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Museum music tickles two senses

February 08, 2009|By ANDREW SCHOTZ

HAGERSTOWN -- With a taste of classical music amid a touch of art, ears and eyes celebrated together Sunday.

The West Shore Piano Trio performed Sergei Rachmaninoff and Franz Schubert at Washington County Museum of Fine Arts in Hagerstown's City Park.

The Maryland Symphony Orchestra occasionally arranges small concerts at the museum, benefiting patrons of both types of art, said Jennifer Smith, an assistant curator at the museum.

Music lovers get a nice venue and maybe a first chance to see the museum.

"Plus, art and music just go so well together," Smith said.

Jay DeWire, the trio's pianist, said the free one-hour show intentionally offered different styles and tempos.

He described Rachmaninoff's Trio élégiaque No. 1 in G minor as big and heavy, while Schubert's Piano Trio in B flat Major was light and fanciful.

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DeWire said Rachmaninoff's youth and liveliness come through. Schubert, though, was ambitious, nearing the end of his life.

The Schubert composition had variations unto itself. It moved from allegro moderato (moderate joyousness) to andante un poco mosso (a quick walk) to scherzo allegro (playful joking) to allegro vivace (lively joyousness).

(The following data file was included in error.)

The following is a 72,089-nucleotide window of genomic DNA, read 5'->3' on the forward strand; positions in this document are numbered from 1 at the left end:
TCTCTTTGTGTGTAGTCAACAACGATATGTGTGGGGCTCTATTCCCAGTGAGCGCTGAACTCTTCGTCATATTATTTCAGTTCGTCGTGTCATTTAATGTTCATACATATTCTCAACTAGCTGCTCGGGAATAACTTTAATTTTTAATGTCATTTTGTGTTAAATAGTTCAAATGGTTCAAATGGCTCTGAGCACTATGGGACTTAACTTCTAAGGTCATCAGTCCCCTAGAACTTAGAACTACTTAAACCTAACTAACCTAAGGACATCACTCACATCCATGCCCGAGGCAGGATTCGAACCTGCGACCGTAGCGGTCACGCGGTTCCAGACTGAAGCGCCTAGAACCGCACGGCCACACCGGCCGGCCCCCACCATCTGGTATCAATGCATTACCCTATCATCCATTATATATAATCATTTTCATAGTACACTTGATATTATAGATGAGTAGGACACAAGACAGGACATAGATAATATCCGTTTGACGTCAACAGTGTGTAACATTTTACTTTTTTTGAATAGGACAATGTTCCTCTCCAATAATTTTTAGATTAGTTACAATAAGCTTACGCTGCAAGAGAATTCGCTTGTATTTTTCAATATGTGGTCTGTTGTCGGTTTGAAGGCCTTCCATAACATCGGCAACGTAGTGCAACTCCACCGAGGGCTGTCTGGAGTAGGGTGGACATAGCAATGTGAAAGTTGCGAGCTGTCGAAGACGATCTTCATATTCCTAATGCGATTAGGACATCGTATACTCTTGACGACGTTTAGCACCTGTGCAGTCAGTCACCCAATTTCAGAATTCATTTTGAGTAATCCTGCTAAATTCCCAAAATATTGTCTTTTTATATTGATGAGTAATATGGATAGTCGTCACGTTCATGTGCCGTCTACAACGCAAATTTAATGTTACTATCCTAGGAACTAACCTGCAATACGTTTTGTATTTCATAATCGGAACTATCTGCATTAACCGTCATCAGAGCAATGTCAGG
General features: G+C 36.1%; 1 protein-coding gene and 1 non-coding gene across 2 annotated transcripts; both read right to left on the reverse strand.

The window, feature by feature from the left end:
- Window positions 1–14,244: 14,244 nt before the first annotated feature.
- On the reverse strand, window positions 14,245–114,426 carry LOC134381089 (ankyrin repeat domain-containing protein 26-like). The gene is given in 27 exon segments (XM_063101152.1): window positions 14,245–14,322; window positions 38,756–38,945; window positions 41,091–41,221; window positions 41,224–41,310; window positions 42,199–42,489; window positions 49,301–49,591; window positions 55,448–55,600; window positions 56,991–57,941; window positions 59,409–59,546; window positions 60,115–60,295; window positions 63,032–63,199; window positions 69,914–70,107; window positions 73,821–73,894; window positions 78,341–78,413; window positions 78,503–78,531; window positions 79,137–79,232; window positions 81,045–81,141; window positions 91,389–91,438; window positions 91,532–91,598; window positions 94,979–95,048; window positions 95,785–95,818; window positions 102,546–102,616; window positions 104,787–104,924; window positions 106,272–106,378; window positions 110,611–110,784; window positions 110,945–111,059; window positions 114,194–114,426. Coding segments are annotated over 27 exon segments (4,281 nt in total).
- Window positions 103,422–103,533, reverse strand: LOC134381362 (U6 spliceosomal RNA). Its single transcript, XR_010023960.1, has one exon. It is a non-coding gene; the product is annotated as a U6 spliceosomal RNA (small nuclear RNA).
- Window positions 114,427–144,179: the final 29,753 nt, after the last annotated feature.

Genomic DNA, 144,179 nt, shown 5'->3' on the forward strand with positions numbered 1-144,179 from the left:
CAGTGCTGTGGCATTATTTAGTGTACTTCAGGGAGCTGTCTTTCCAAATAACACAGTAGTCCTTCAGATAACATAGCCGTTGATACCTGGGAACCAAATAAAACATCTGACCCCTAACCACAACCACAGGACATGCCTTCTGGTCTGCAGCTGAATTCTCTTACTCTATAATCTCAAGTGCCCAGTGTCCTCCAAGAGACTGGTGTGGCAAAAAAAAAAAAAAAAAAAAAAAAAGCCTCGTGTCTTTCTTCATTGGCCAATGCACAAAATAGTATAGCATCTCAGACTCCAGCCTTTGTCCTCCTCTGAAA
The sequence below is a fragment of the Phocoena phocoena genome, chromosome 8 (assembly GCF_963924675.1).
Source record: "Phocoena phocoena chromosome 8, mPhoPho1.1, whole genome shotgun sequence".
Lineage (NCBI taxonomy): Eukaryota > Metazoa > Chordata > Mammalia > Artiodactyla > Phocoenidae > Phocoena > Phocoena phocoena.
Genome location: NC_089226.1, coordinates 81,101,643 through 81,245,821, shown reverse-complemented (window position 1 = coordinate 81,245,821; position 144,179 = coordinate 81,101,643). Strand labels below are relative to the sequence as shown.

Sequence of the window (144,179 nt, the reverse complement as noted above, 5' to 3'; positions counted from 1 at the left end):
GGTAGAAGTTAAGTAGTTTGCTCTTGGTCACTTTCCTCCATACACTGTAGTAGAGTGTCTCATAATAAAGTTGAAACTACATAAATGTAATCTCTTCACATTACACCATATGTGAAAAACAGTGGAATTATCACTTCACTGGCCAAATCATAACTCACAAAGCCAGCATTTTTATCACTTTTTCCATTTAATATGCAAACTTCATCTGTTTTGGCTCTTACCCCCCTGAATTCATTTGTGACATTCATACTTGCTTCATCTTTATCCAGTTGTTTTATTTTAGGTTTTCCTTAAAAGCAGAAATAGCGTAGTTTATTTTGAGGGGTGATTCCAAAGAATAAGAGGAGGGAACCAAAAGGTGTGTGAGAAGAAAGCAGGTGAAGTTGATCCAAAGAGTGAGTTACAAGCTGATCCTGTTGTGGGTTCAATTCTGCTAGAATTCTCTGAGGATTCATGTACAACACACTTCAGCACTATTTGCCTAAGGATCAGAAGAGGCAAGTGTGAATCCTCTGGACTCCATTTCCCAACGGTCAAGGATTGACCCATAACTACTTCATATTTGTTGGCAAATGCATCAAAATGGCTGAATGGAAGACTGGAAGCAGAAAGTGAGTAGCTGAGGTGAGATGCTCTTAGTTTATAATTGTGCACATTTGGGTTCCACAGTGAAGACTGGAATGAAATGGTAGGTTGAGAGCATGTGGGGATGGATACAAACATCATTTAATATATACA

Laurina Gee of Westminster, Md., appreciated the contrasts and the just-right length of the concert after watching in the front row with her grandsons, 7-year-old Caleb and 4-year-old Collin.

She and the boys were among about 100 people in the audience.

Gee, a former Hagerstown resident who teaches piano in Carroll County, Md., said Caleb and Collin are developing an interest in music, so Sunday's show was good for them.

"It gives them a chance to actually see the musicians," their faces and their fingering, she said.

DeWire joined with Diana Flesner, the trio's cellist, at Harmonia School of Music & Art in Oakton, Va., where they both taught.

Flesner had already met violinist Heather Haughn through a mutual friend who knew them in San Francisco, where they lived at different times.

Flesner said she relishes chamber music for "the interwoven lines."

DeWire said he enjoyed the crowd, the piano and the conditions at the museum on Sunday, including a painting of a spring scene hanging on the wall behind him.

The concert room was "friendly to the strings," letting him project without overshadowing the violin and cello, he said.

Other performances in the MSO concert series at the museum haven't been scheduled yet, Smith said.

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